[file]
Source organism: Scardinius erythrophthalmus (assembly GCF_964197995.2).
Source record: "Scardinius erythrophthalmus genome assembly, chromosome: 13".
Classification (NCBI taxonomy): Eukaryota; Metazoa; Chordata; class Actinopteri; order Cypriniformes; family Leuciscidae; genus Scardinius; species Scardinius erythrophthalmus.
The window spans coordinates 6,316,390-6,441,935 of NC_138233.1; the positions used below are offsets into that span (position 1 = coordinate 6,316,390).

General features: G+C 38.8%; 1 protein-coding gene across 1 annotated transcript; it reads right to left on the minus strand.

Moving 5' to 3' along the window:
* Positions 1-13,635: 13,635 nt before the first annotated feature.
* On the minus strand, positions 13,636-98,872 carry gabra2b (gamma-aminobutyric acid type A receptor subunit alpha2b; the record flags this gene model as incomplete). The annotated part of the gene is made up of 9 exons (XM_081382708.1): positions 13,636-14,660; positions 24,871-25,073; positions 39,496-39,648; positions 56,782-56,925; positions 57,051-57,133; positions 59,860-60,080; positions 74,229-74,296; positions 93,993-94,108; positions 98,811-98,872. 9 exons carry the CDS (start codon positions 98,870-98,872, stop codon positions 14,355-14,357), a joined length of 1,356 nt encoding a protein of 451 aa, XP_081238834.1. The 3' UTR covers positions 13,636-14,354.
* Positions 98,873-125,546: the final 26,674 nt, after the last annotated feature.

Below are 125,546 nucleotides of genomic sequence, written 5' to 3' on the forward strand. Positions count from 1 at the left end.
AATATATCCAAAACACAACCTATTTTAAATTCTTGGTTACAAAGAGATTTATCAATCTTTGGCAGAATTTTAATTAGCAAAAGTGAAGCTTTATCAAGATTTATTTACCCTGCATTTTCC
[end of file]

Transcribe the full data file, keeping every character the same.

Source organism: Scardinius erythrophthalmus (assembly GCF_964197995.2).
Source record: "Scardinius erythrophthalmus genome assembly, chromosome: 13".
Classification (NCBI taxonomy): Eukaryota; Metazoa; Chordata; class Actinopteri; order Cypriniformes; family Leuciscidae; genus Scardinius; species Scardinius erythrophthalmus.
The window spans coordinates 6,316,390-6,441,935 of NC_138233.1; the positions used below are offsets into that span (position 1 = coordinate 6,316,390).

General features: G+C 38.8%; 1 protein-coding gene across 1 annotated transcript; it reads right to left on the minus strand.

Moving 5' to 3' along the window:
* Positions 1-13,635: 13,635 nt before the first annotated feature.
* On the minus strand, positions 13,636-98,872 carry gabra2b (gamma-aminobutyric acid type A receptor subunit alpha2b; the record flags this gene model as incomplete). The annotated part of the gene is made up of 9 exons (XM_081382708.1): positions 13,636-14,660; positions 24,871-25,073; positions 39,496-39,648; positions 56,782-56,925; positions 57,051-57,133; positions 59,860-60,080; positions 74,229-74,296; positions 93,993-94,108; positions 98,811-98,872. 9 exons carry the CDS (start codon positions 98,870-98,872, stop codon positions 14,355-14,357), a joined length of 1,356 nt encoding a protein of 451 aa, XP_081238834.1. The 3' UTR covers positions 13,636-14,354.
* Positions 98,873-125,546: the final 26,674 nt, after the last annotated feature.

Below are 125,546 nucleotides of genomic sequence, written 5' to 3' on the forward strand. Positions count from 1 at the left end.
AATATATCCAAAACACAACCTATTTTAAATTCTTGGTTACAAAGAGATTTATCAATCTTTGGCAGAATTTTAATTAGCAAAAGTGAAGCTTTATCAAGATTTATTTACCCTGCATTTTCC